This paper was presented at
Psychology: The Indian Contribution
National Conference on
Indian Psychology, Yoga and Consciousness
organised by the Indian Council of Philosophical Research
at the Sri Aurobindo International Centre of Education
Pondicherry, India, 10-13 December 2004

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Situating teacher education in the Indian context: A paradigm shift

Bharati Baveja — University of Delhi, Delhi.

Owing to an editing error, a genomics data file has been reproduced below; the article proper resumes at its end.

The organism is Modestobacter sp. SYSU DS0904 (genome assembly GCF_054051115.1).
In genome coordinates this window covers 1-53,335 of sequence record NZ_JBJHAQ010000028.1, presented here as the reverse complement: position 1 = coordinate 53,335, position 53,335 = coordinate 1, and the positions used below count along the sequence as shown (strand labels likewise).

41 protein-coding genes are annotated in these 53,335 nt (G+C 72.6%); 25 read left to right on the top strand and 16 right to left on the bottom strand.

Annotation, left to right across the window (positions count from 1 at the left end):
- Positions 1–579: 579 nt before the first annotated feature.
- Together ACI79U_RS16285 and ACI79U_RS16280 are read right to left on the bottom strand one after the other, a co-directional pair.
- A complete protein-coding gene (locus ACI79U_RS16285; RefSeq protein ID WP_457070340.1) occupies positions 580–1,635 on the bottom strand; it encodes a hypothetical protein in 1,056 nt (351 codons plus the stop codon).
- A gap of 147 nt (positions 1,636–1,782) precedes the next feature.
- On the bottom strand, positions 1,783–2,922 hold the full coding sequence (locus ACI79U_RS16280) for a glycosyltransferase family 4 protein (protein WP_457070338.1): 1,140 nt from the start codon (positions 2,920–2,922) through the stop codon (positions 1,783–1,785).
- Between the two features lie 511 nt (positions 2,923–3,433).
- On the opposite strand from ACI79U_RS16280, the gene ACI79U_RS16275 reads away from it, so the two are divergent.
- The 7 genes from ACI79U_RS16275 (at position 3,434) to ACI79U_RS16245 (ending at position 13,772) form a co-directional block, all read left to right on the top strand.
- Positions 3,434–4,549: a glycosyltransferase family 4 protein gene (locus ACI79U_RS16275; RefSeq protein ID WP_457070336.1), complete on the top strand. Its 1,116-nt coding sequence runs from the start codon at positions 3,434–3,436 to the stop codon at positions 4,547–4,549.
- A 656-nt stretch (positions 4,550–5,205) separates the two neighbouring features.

Our everyday observations of most individuals irrespective of age, gender or class, witness a striving to contemplate or at least acknowledge the experience of something that is convincingly real and yet denied as reality by the (so called) mainstream intellectual traditions. Based on some empirical data, the paper argues that the urge to address the issue of ‘higher’ self or consciousness is ubiquitous, albeit, unexpressed by the majority. The need to create space for deliberations on this issue has been silently and sometimes overtly expressed by individuals and therefore it can no longer be brushed aside under the garb of scientifically invalid subject matter or secular education.. The method of science as the method of inquiry has failed to deal with the complexities of life and nature. I take a stance expected from a student of education in India and consider promotion of a discourse in teacher education, which places Indian traditions and contexts in the center-stage. Education is an ‘organic subject’ which has to essentially emerge from the ethos and realities of the context. The theories taught in the teacher education programs do not work well in the Indian classroom. The paper thus makes a case for the need to develop a discourse on education including teacher education, as a distinct area of study, which emerges from, takes shape in, and addresses the Indian context.

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